Pro tip: You can get court docket listings on the Federal Court website, which will show you what documents have been filed, any orders from the judge, and what stage the proceeding is in. Sadly they don’t have the full text online yet.

        The docket for the new case is here: http://cas-cdc-www02.cas-satj.gc.ca/IndexingQueries/infp_RE_info_e.php?court_no=T-662-16&select_court=T

        The old case doesn’t seem to have moved at all this year. That’s not necessarily unusual. They could be waiting for court dates or doing prep work or settlement negotiations. The justice system is slow. But watch the docket to see what happens in the old case: http://cas-cdc-www02.cas-satj.gc.ca/IndexingQueries/infp_RE_info_e.php?court_no=T-2058-12&select_court=T

        • “Re: opting out: … As Prof. Geist pointed out, there is not much reason for someone in the class to stay in the class.”

          Sounds to me like Voltage is just trying to get at the personal identification of people that they can not get by going after the ISPs. After all, if every defendant involved drops out, then at best Voltage will get their IDs and at worst it will have been a process of waste for the courts.
          So its a fishing expedition, and should just be thrown out?

          • I don’t think this is just a fishing expedition. If all they wanted was the names and addresses, going for a similar order to what they got in the previous case would be a more efficient way to do it.

            I think this is trying something new. My guess is they want to get as close to a damages award against the class member as they can so when they send a demand letter it is not easy to ignore.

            From a law nerd perspective, the way the court handles the opt out process will be really interesting. There has to be an opt out right, but the process is different in each case. Sometimes it’s really easy, other times it’s really time consuming to fill in forms and collect documents, on a really tight timeline, or hard to understand. The court has to approve the process, but like with everything else in this case it would be better for the people in the class if they had lawyers defending them at the certification stage to make sure the opt out was as good for them as possible.

        • > They could be waiting for court dates or doing prep work or settlement negotiations.

          Nothing really to wait for, all they have to do is pay TSI’s costs and then they get the lists then they write their demand letters.

          I believe Voltage quit that case because the similar one in Australia had the judge call their demands surreal and told them they couldn’t threaten more than a few hundred dollars for out of court settlement.

          I suspect they suspected a Canadian judge would say the same thing.

          This “reverse” scheme seems to be more about short-circuiting the courts so they can make demands for thousands of dollars.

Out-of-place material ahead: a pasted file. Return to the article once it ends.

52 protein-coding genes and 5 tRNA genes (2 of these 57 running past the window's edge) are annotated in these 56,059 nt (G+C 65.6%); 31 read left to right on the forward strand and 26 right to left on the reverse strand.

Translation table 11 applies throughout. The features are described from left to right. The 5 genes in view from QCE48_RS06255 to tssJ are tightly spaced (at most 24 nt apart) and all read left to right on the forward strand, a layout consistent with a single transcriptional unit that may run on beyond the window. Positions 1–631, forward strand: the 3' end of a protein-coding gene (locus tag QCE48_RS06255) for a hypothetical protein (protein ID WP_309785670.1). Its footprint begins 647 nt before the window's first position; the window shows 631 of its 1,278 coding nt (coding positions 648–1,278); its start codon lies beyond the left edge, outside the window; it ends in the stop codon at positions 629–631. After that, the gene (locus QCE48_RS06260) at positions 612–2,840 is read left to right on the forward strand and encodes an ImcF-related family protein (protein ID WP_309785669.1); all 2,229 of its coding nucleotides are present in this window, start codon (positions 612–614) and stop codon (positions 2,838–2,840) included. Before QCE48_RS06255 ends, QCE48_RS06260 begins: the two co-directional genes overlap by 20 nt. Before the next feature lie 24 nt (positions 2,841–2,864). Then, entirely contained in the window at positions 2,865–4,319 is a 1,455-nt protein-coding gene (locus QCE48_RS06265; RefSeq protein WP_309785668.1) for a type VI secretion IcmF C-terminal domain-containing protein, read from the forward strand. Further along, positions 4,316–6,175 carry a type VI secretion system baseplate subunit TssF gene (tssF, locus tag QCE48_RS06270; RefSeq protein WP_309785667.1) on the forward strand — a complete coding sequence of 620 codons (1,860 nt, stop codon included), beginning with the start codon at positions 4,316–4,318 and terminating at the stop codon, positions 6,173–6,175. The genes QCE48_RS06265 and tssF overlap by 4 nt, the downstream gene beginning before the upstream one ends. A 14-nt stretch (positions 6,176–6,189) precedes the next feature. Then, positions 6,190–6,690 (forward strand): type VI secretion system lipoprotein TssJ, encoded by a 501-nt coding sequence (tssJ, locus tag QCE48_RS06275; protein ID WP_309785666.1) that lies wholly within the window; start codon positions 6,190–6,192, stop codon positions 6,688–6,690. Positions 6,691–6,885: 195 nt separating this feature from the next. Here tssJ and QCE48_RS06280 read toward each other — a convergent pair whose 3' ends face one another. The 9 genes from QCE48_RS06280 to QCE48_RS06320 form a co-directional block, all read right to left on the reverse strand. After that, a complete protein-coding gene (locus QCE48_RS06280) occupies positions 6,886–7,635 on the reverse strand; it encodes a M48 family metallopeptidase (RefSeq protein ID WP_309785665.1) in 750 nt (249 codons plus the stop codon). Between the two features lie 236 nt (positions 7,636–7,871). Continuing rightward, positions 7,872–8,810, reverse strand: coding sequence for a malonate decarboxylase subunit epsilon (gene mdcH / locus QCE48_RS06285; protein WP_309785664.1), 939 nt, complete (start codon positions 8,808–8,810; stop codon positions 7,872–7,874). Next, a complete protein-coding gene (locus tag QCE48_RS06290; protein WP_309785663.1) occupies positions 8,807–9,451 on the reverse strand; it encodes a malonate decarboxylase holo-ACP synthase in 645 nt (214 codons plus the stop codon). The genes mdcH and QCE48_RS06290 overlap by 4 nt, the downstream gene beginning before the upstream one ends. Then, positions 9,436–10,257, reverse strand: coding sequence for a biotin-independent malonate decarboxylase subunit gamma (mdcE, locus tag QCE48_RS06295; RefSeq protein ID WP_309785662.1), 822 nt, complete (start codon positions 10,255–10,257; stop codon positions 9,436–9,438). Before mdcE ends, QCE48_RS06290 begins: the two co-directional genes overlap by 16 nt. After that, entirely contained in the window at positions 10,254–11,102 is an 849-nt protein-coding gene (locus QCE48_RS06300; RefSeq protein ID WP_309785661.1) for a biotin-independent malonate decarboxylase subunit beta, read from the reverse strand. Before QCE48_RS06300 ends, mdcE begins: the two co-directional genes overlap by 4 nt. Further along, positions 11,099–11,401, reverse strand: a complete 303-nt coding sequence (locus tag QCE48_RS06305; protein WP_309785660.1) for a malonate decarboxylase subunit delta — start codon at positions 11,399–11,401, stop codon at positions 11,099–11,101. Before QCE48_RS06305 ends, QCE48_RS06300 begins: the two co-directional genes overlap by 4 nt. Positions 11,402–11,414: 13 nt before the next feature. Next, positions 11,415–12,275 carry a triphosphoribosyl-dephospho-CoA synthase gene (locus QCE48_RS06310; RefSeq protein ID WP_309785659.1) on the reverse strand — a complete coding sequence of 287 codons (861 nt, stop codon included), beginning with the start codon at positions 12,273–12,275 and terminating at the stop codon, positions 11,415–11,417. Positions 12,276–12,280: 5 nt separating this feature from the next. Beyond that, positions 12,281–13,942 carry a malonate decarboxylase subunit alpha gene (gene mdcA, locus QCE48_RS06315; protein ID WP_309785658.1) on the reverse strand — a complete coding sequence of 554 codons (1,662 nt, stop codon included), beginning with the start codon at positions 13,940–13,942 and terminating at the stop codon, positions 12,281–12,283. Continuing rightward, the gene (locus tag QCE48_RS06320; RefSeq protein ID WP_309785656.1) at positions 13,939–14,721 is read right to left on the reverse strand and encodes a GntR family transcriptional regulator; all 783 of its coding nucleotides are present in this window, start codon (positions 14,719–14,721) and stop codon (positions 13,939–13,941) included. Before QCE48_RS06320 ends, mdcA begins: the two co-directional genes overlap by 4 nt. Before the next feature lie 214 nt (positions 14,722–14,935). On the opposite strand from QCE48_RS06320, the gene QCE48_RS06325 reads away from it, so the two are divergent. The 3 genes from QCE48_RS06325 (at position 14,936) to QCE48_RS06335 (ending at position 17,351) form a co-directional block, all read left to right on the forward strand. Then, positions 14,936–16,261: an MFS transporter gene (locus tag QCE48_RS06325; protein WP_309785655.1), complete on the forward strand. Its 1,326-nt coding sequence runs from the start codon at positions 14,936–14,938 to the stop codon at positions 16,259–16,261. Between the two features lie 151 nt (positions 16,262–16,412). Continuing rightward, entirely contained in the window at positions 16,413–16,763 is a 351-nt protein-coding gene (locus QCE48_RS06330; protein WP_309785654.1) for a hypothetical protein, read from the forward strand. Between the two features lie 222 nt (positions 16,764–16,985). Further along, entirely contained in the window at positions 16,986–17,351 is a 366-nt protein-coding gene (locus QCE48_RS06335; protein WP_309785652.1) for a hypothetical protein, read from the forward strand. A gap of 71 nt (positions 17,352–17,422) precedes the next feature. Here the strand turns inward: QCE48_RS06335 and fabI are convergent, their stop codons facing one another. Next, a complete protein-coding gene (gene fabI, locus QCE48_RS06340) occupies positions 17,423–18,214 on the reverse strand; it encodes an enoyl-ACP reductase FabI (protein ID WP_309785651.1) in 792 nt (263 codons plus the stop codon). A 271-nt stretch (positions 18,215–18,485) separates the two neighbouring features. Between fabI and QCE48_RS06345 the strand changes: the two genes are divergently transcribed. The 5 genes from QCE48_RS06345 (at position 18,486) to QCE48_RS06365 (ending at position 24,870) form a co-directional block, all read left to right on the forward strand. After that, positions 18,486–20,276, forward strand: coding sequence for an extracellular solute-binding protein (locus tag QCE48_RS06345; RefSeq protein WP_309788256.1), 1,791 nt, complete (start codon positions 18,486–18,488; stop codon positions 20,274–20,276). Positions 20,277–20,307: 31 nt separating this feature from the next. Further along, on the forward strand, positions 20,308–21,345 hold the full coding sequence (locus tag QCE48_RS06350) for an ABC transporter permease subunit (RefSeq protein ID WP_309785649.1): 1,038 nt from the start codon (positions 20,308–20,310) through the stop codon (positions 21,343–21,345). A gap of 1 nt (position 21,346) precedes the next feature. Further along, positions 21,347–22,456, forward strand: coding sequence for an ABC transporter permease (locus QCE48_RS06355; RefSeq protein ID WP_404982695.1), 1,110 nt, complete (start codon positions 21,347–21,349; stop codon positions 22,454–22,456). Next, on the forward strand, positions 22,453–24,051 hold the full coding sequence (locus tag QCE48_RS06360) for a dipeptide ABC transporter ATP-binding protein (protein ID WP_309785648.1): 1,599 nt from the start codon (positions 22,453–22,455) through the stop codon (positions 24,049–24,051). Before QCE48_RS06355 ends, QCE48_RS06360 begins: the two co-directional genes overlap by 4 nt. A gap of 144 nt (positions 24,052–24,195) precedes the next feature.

And the new judge couldn’t take any of that into consideration? They couldn’t demand that Voltage carry through with the last judgment first? I get that it’s all new but not really, it’s them still trying to pull the same stunt.

    • OneEyedPirate says:

      It appears to me that Voltage intends to go after subscribers that span multiple ISP’s, do you think this is the case? I do not see anything that limits the subscribers to one particular ISP.

      If Voltage succeeds, then the accused will have plenty of reason to opt out, however, if opting out means exposing your true identity, then Voltage will send threatening letters to those who opt out AND also expect a payment from those who did not opt out.

      I’m not so sure how well this scheme will be received by the court. There’s still the Teksavvy case, which appears to have been abandoned, I think the judge should consider that Voltage should at least be seen following through since they argued to no end that they were not trolling for profits.

      In any event, let’s hope the courts shut down this US style of over excessive litigation pronto.

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  8. CobraChamr says:

    Trolls keep trying but you can’t blame Voltage, they can’t make money making movies maybe they can by copyright trolling?

    Not so far, they failed miserably in Australia, they gave up with Tek Savvy amd now trying this nonsense.

    Guess their lawyers rather bill hours than give their clients advice against tilting windmills.

    And in the end no Canadian judge is going to award anything more than the minimum for a .99 cent movie.

  9. Annie Buddy says:

    In 2005 Justice Konrad von Finckenstein ruled that downloading for personal use was not an infringement. In 2010 Ministers Clement and Moore introduced our new copyright law which they said would legalize “many of the everyday activities that Canadians are already engaging in online”. And now, in 2016, despite this approach having failed in the MPAA controlled US of A, we’re supposed to let them stick it to us right here in Canada, just like that, eh? Right.